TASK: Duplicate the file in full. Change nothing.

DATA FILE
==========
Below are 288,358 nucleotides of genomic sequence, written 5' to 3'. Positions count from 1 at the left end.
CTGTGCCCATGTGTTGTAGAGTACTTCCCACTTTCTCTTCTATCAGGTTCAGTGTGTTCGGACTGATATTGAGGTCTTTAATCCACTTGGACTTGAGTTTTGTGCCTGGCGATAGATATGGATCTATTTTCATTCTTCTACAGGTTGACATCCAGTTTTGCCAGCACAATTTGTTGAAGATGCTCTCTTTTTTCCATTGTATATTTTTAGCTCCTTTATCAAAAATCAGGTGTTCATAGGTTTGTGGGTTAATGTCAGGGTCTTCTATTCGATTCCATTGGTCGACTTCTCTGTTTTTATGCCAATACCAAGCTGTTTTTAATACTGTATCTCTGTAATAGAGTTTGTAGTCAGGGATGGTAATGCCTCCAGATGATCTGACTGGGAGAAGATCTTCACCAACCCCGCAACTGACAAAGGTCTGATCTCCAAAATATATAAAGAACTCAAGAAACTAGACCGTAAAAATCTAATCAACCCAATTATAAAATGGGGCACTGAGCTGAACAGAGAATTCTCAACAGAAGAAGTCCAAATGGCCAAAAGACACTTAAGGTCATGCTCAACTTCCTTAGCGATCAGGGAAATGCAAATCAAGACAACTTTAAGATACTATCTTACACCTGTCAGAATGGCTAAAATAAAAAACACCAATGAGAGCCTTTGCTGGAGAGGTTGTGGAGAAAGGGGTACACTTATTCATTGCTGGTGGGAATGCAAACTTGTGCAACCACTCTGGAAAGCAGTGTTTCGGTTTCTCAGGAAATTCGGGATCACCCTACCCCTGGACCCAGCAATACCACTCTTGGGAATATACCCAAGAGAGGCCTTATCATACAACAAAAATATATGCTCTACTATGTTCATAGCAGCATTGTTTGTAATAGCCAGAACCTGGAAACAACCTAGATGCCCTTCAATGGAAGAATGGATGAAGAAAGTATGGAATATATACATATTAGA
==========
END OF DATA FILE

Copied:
Below are 288,358 nucleotides of genomic sequence, written 5' to 3'. Positions count from 1 at the left end.
CTGTGCCCATGTGTTGTAGAGTACTTCCCACTTTCTCTTCTATCAGGTTCAGTGTGTTCGGACTGATATTGAGGTCTTTAATCCACTTGGACTTGAGTTTTGTGCCTGGCGATAGATATGGATCTATTTTCATTCTTCTACAGGTTGACATCCAGTTTTGCCAGCACAATTTGTTGAAGATGCTCTCTTTTTTCCATTGTATATTTTTAGCTCCTTTATCAAAAATCAGGTGTTCATAGGTTTGTGGGTTAATGTCAGGGTCTTCTATTCGATTCCATTGGTCGACTTCTCTGTTTTTATGCCAATACCAAGCTGTTTTTAATACTGTATCTCTGTAATAGAGTTTGTAGTCAGGGATGGTAATGCCTCCAGATGATCTGACTGGGAGAAGATCTTCACCAACCCCGCAACTGACAAAGGTCTGATCTCCAAAATATATAAAGAACTCAAGAAACTAGACCGTAAAAATCTAATCAACCCAATTATAAAATGGGGCACTGAGCTGAACAGAGAATTCTCAACAGAAGAAGTCCAAATGGCCAAAAGACACTTAAGGTCATGCTCAACTTCCTTAGCGATCAGGGAAATGCAAATCAAGACAACTTTAAGATACTATCTTACACCTGTCAGAATGGCTAAAATAAAAAACACCAATGAGAGCCTTTGCTGGAGAGGTTGTGGAGAAAGGGGTACACTTATTCATTGCTGGTGGGAATGCAAACTTGTGCAACCACTCTGGAAAGCAGTGTTTCGGTTTCTCAGGAAATTCGGGATCACCCTACCCCTGGACCCAGCAATACCACTCTTGGGAATATACCCAAGAGAGGCCTTATCATACAACAAAAATATATGCTCTACTATGTTCATAGCAGCATTGTTTGTAATAGCCAGAACCTGGAAACAACCTAGATGCCCTTCAATGGAAGAATGGATGAAGAAAGTATGGAATATATACATATTAGA